2. Own 50% of the shatres in all his companies. Be on all the boards. Have total disclosure from day 1 of the marriage. Look at each other's tax returns. Go to the meetings with accountants. Do tax, not your nails.

3. Remember so far MY I think has not got a single penny - so this case could instead be headed total failure unless and until Mr Young produces any money.

I think it's a really important case for women. Too often on musmnet you see threads where women don't even know what their husband earns, don't know what a P60 is, have never seen his tax return, have no clue about pensions and have lots of secrecy on his side as to what he makes and what assets, shares and other capital he has.

wonderstuff Fri 13-Dec-13 20:22:05

I think the key thing is to know where the money is. Women on this forum often have no involvement and don't even feel they have any claim to their husbands assets. We all hope that marriage will last, but there is more than an outside chance it won't, knowing your rights seems a sensible thing.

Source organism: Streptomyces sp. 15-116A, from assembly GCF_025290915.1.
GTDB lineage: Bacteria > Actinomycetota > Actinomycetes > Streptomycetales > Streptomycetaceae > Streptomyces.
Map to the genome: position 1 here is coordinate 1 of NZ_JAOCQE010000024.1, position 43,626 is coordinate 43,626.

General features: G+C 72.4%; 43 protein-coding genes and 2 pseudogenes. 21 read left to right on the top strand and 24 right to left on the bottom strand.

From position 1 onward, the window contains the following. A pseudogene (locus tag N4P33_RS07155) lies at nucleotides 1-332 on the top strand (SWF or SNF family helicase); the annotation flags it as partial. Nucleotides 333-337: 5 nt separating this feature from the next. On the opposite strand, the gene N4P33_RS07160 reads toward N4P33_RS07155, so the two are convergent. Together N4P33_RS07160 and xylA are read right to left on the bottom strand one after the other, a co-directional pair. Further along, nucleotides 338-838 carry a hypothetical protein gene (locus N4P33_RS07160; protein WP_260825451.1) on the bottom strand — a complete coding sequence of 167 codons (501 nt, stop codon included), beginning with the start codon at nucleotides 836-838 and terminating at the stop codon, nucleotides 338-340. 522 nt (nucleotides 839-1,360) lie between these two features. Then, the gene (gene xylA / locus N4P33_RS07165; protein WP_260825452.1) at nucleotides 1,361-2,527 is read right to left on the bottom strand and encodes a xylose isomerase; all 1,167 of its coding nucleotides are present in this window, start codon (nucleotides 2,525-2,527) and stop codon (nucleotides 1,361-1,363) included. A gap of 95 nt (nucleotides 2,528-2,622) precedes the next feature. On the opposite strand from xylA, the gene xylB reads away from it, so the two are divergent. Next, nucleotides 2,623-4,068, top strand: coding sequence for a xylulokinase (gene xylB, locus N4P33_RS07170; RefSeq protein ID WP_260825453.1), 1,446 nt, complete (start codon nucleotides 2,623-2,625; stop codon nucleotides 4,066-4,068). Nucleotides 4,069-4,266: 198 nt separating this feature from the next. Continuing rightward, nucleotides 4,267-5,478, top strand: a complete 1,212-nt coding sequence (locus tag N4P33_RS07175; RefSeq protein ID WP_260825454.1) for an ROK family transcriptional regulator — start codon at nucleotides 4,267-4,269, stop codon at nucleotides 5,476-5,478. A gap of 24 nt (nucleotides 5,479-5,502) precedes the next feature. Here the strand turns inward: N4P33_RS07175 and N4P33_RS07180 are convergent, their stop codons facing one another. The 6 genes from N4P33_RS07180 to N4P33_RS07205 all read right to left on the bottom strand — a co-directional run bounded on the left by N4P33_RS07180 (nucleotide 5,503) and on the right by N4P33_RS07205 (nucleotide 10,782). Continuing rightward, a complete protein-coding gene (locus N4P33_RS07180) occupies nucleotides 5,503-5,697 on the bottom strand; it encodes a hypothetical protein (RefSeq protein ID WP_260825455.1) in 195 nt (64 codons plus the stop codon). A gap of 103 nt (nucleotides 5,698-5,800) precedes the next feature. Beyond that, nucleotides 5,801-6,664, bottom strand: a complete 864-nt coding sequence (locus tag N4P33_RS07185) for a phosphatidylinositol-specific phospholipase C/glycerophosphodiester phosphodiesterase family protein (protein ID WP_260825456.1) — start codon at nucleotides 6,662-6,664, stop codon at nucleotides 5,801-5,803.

scottishmummy Fri 13-Dec-13 20:30:19

Both parties, Ms young and Mr young were subject to criticism by Mr Justice Moor summarising the bitter costly divorce. Her legal fees were £6.5million

Ms Young made claims against many (inc senior lawyers, Philip Green,simon cowell) that were unsubstantiated. justice Moor said he also found that Ms Young was also at fault, concluding: “She sees conspiracy everywhere.”

Later he added: “I have to be highly critical of the way in which the case has been conducted at various times by both parties. In many respects, this is about as bad an example of how not to litigate as any I have ever encountered". The judge also expressed astonishment that the case had cost Ms Young £6.5m – although he said her estranged husband should pay £5m of that figure as his failure to provide “full disclosure” had been the cause of the delays.

I genuinely cannot say this is a great victory for women as ms young asserts.i didn't feel a sisterhood glow reading it

joanofarchitrave Fri 13-Dec-13 21:53:02

Seven years. It sounds Biblical. Imagine spending seven years pursuing, or evading, a financial deal through the courts. How bitter and warped both their personalities must be by now, even if they weren't at the start. Better a dinner of herbs where love is than a stalled ox and hatred therewith.

Shades of Jarndyce for the Youngs

kerala Sat 14-Dec-13 00:10:10

Ooh I was thinking jarndyce too! Proves money doesn't buy happiness cliche etc

EvilRingahBitch Sat 14-Dec-13 01:01:48